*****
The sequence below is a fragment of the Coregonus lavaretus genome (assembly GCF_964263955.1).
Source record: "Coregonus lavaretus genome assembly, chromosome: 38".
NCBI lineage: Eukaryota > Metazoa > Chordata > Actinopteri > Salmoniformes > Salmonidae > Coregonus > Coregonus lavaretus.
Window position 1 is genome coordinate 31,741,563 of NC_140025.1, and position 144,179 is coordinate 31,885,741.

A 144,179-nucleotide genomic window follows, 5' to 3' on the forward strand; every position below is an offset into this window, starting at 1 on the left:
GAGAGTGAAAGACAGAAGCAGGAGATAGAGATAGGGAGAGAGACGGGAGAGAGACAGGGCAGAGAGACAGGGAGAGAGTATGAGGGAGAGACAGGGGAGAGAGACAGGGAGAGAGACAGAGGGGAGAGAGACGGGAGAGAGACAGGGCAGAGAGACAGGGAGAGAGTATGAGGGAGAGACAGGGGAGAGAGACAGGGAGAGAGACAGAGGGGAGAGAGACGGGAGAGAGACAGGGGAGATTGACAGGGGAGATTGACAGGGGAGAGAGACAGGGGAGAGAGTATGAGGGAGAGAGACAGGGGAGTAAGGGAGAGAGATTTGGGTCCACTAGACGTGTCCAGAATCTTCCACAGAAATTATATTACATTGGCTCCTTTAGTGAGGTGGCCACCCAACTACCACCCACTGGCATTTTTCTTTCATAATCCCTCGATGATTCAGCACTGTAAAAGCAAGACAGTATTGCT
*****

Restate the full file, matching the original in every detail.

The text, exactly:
The sequence below is a fragment of the Coregonus lavaretus genome (assembly GCF_964263955.1).
Source record: "Coregonus lavaretus genome assembly, chromosome: 38".
NCBI lineage: Eukaryota > Metazoa > Chordata > Actinopteri > Salmoniformes > Salmonidae > Coregonus > Coregonus lavaretus.
Window position 1 is genome coordinate 31,741,563 of NC_140025.1, and position 144,179 is coordinate 31,885,741.

A 144,179-nucleotide genomic window follows, 5' to 3' on the forward strand; every position below is an offset into this window, starting at 1 on the left:
GAGAGTGAAAGACAGAAGCAGGAGATAGAGATAGGGAGAGAGACGGGAGAGAGACAGGGCAGAGAGACAGGGAGAGAGTATGAGGGAGAGACAGGGGAGAGAGACAGGGAGAGAGACAGAGGGGAGAGAGACGGGAGAGAGACAGGGCAGAGAGACAGGGAGAGAGTATGAGGGAGAGACAGGGGAGAGAGACAGGGAGAGAGACAGAGGGGAGAGAGACGGGAGAGAGACAGGGGAGATTGACAGGGGAGATTGACAGGGGAGAGAGACAGGGGAGAGAGTATGAGGGAGAGAGACAGGGGAGTAAGGGAGAGAGATTTGGGTCCACTAGACGTGTCCAGAATCTTCCACAGAAATTATATTACATTGGCTCCTTTAGTGAGGTGGCCACCCAACTACCACCCACTGGCATTTTTCTTTCATAATCCCTCGATGATTCAGCACTGTAAAAGCAAGACAGTATTGCT